I feel guilty that my Mom’s wish for a happy and healing 2015 is doomed before it has even begun, but I think it is time that I break this perfect illusion that has been my life for the last 10+ years. It is time for my parents to meet the girl behind the mask; it is time for my parents to really see who their daughter is.

Ayla.

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Eating Disorders and the Holiday Season

It’s that time of year again: the holidays! While I love spending time with my family, seeing my relatives and just enjoying some time off from school and work, this also happens to be one of the most triggering times of the year. Everything is centered on huge meals which means huge amounts of calories. There are so many events this time of the year and every single one of them involves a meal.

To a non-disordered eater this might seem like just one more reason to enjoy the holidays; for me and probably every other person with an eating disorder this is on reason to HATE the holidays. There is no way around it: you either eat the food and feel horribly fat OR you don’t eat and you have to explain to your family that you have an eating disorder…which might just ruin the holidays, right? So there is really only one option (at least that’s how I see it).

It’s a tricky situation and it usually ends in a huge restriction period in January. After gaining a few pounds in December, my mind is overwhelmed with thoughts of dieting and I spend hours looking on pro-anorexia sites, tumblr blogs, and youtube videos searching for the lowest calorie foods and looking for thinspiring images to keep me going.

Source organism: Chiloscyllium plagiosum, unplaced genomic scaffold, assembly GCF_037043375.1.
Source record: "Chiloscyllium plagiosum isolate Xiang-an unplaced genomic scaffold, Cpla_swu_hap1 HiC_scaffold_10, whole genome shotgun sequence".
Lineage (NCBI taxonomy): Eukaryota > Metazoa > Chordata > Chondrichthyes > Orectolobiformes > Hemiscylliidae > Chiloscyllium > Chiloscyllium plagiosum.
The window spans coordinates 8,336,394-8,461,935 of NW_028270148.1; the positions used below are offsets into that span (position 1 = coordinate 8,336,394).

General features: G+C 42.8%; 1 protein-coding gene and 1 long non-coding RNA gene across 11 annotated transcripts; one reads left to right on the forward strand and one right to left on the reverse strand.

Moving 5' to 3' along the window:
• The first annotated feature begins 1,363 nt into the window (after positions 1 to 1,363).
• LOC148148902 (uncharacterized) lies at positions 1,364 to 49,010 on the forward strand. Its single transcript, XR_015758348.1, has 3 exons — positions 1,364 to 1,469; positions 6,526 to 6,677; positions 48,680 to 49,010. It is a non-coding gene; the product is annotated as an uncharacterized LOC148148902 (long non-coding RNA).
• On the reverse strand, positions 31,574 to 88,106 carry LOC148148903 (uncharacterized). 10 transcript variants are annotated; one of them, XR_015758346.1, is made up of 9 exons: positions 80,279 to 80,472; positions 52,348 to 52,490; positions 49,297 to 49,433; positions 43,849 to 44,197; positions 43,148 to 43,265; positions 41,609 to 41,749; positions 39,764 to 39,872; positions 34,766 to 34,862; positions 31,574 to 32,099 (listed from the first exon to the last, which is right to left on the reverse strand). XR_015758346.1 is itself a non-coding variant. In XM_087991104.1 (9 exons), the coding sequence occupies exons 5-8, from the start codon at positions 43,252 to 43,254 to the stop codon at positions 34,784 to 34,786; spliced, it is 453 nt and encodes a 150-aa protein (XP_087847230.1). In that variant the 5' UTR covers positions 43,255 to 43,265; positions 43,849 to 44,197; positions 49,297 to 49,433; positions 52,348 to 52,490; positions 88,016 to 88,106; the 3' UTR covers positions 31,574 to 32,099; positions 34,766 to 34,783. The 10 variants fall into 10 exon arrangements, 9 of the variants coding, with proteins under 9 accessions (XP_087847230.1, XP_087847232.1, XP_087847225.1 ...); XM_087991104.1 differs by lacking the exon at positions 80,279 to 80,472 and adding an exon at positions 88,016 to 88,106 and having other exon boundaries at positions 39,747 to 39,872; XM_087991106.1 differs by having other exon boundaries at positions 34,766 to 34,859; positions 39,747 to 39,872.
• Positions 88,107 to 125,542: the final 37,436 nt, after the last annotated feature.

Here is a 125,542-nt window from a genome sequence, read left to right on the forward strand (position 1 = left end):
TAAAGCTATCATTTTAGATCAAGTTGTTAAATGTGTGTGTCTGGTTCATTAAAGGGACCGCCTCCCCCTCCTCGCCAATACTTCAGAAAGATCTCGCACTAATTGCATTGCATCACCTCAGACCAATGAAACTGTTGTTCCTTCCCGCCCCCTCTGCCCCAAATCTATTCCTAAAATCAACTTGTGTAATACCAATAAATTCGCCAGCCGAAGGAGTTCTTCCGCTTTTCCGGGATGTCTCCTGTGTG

It’s a horrible cycle and one that I have difficulty getting out of. I’ve been really struggling with my eating disorder over the last few weeks and the holiday dinner that I have to attend in two hours is certainly not helping to make me feel any better. Over the course of the next week I have 3-4 Christmas dinners to attend followed by even more New Years parties and Dinners at the beginning of January.

I’m kind of scared for what January will bring when I finally move back to my apartment because I will be in complete control over what groceries I buy, how often I eat, and how much I eat. I won’t have any family members around keeping an eye on my weight and I wont have to try quite so hard to hide my caloric intake (or lack thereof) from anyone. This could spell disaster for me… I guess time will tell.

I’m definitely predicting a huge relapse in the next two weeks…

Staying positive about recovery

One of the most difficult things for anyone struggling with an eating disorder, self-harm, or any other mental illness is staying positive during recovery. Optimism is extremely important to recovery; if you do not think that you are going to recover, then you wont. You need to be positive and have a good outlook about recovery. While I have not recovered yet, I’m getting closer and closer with every attempt at recovery. Here are some things that have helped me stay positive:

1. Remind yourself why you want to recover.

2. Reward yourself for little milestones.

3. Don’t be too hard on yourself if you have a slip up; it happens to the best of us.

4. Make yourself a “crisis box” or a “happy box” and fill it with things that make you happy (books, candles, quotes, pictures, etc.) so that you have something to do when you are feeling down.

5. Write down your feelings in a journal rather than keeping everything inside.

6. If you cannot think of a reason to recover for yourself, think of why your loved ones want you to recover.

7. Think about everything you have lost to your illness and everything you will gain from recovery (and I don’t mean weight)

8. Talk to someone when you are feeling like giving up (ie. family, friends, your therapist, a teacher, a guidance counselor, etc.).